Fig.5. The configuration of FGCM-0 component models.
Firstly, the AGCM, CCM3, and the land surface model, LSM1, are integrated for five years by using the observed climatological sea surface temperatures (SST), sea-ice distributions based on Shea et al. (1990) and the same land-sea mask as the ocean component model L30T63. This five-year integration is referred to as "Run 1" in this study. Daily data from the last four years of Run 1 are archived for state variables and for radiation flux at the lowest model level.
Secondly, the OGCM, L30T63, in association with the thermodynamic sea ice model of Weatherly et al. (1998) is integrated for seventy years, started from the year 1160 of the ocean model's basic run mentioned above. In the course of the integration, the surface wind stress and thermal forcing were taken from the daily state variables and radiation flux for the last four years of the aforementioned CCM3 run. For the surface salinity, the restoring condition is still used, without considering the fresh water flux calculated based on the AGCM and OGCM themselves. This seventy-year integration of the ocean model will be referred to as "Run 2" or "Spinup Run".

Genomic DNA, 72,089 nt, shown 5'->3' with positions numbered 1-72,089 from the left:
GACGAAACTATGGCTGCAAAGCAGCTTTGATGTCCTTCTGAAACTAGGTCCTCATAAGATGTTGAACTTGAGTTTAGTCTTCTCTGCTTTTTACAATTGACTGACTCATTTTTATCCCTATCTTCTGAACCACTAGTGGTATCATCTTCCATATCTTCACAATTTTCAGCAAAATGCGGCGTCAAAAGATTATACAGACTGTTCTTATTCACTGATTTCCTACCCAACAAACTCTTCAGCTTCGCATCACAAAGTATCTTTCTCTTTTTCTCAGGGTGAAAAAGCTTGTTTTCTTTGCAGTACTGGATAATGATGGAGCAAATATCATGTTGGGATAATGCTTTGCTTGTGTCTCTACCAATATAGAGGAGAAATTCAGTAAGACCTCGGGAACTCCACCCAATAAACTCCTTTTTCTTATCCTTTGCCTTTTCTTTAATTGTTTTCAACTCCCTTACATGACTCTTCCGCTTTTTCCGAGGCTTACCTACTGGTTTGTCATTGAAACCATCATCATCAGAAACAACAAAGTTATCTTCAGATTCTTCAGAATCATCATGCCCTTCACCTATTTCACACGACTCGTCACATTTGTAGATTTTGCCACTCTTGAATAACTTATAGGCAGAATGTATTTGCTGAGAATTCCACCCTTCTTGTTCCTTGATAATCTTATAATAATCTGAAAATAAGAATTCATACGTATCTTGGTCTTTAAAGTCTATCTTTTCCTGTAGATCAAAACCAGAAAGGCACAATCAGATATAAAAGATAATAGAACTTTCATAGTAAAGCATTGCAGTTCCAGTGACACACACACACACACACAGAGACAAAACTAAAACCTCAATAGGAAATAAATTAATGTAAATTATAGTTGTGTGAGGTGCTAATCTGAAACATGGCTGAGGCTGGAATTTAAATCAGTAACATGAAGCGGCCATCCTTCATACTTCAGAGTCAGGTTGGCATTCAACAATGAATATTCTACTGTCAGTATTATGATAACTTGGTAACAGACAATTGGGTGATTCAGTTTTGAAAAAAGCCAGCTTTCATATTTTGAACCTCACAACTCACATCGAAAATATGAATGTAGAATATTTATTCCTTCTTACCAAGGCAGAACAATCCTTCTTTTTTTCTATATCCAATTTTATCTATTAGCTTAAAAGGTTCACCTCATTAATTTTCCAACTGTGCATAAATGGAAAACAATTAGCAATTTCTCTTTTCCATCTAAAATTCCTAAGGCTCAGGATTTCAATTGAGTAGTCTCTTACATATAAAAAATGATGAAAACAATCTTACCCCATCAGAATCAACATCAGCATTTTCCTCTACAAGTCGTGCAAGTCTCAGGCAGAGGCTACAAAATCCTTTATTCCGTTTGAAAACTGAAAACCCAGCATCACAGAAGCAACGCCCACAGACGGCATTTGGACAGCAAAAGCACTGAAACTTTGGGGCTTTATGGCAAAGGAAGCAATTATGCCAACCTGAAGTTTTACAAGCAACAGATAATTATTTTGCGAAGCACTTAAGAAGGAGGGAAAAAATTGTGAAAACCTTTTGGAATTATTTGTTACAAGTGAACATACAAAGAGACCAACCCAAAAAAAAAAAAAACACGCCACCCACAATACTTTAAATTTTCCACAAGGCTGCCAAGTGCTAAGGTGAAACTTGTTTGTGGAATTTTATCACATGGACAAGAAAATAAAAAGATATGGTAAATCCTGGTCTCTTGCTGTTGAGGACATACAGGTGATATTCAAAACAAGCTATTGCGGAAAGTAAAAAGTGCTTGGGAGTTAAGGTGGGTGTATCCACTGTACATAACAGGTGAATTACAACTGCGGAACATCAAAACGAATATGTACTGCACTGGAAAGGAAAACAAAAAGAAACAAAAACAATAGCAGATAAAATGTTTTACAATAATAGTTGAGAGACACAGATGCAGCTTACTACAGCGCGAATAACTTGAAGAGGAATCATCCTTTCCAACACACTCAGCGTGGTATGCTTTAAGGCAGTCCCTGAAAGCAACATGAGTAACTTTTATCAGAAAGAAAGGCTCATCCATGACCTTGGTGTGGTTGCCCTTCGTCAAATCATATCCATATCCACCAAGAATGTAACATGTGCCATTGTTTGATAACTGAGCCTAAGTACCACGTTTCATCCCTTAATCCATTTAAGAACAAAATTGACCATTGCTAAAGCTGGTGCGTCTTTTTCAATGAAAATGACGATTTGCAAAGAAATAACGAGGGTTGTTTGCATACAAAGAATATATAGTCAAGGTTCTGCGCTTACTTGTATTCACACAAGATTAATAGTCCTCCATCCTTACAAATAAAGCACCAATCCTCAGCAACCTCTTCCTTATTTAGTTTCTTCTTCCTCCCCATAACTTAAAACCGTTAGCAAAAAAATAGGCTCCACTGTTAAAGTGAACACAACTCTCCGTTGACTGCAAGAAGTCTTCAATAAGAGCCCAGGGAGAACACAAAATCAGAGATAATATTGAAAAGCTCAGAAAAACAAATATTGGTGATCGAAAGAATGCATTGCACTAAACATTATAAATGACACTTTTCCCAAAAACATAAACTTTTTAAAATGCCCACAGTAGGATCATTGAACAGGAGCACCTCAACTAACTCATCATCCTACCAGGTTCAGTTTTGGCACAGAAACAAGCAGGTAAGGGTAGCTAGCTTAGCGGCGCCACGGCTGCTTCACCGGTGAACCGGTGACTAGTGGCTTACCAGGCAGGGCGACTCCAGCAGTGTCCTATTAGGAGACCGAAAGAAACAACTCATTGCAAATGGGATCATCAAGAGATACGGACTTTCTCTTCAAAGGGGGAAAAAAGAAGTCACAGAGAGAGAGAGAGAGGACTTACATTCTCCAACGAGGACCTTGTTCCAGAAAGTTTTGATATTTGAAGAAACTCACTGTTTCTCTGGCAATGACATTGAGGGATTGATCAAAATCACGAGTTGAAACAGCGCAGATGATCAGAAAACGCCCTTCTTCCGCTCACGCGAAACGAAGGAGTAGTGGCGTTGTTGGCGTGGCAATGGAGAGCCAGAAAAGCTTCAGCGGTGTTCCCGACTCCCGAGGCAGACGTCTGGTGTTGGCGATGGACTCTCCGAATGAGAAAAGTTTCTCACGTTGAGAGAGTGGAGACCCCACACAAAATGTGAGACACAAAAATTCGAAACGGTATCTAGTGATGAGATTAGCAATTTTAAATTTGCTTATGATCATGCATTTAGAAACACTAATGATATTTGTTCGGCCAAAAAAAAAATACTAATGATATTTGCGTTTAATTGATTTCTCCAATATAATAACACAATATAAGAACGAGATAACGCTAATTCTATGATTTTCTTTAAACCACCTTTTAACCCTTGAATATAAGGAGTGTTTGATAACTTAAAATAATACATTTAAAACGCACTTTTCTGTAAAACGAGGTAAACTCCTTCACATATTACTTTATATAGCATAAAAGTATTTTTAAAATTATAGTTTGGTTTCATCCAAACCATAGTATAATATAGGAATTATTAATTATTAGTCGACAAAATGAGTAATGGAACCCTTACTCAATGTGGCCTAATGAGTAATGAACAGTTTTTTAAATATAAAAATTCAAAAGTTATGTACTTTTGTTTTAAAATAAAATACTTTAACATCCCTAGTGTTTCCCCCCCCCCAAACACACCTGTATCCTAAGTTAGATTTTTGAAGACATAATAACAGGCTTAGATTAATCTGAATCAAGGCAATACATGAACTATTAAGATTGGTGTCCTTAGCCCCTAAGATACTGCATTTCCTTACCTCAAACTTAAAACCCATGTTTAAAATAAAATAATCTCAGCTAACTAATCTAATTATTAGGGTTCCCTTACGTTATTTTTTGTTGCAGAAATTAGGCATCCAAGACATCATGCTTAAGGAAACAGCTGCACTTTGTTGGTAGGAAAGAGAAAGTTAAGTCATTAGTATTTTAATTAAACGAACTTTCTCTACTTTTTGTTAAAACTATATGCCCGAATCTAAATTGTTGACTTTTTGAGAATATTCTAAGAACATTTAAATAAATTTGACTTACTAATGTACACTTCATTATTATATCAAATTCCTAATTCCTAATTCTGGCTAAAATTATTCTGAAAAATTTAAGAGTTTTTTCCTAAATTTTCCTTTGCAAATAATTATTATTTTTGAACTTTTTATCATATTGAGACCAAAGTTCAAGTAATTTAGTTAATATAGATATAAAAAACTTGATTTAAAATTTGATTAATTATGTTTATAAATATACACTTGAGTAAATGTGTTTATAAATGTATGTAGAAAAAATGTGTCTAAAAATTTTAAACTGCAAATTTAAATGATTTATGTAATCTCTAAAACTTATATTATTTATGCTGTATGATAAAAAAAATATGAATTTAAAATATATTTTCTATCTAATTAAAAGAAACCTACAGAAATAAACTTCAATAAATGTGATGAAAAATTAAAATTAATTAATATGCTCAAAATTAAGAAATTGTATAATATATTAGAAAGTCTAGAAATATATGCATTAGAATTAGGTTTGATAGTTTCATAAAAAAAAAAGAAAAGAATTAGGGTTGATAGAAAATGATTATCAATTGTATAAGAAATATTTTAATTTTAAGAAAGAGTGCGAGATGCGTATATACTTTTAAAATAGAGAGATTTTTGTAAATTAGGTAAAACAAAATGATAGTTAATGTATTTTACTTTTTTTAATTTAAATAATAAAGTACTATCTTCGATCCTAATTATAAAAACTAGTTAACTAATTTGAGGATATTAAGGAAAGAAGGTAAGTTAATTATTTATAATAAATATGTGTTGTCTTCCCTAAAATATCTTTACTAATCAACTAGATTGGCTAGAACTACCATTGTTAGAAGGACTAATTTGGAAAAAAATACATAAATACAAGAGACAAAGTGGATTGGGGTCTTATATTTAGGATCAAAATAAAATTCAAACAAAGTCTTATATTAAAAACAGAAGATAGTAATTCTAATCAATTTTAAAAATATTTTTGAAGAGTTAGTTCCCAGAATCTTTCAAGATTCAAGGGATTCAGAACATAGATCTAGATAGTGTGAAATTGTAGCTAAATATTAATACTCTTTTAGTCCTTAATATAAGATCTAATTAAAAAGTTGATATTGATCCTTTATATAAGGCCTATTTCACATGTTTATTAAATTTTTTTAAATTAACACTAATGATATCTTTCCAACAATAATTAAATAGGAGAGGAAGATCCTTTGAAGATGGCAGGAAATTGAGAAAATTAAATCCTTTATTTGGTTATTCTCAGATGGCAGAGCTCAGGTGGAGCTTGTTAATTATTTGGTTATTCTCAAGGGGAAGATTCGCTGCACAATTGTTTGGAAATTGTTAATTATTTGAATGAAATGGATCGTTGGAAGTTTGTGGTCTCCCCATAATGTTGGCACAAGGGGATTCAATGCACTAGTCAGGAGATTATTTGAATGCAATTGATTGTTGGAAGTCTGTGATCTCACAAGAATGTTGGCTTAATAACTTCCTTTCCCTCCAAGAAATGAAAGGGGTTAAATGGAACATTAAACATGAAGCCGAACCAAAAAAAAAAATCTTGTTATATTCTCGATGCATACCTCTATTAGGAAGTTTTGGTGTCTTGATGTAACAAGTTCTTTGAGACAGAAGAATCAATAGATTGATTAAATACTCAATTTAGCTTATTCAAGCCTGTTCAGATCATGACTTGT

Following the spinup step, the fully coupled model, FGCM-0, was integrated for sixty years. The initial conditions for atmosphere, land surface, ocean and sea ice models are taken from the end of the Run 1 and Run 2, respectively. As in the CSM-1, the atmosphere and ocean-sea ice models in the FGCM-0 were directly coupled by exchanging the heat and momentum fluxes themselves, rather than the flux-anomalies as in the previous IAP/LASG CGCMs. Different from the CSM-1, the fresh water exchange was not included; instead, the relaxation condition of salinity was still used in the FGCM-0. Also in order to diminish the initial shock, the dynamic processes of sea ice were not included until the end of the first seven years of the coupled integration.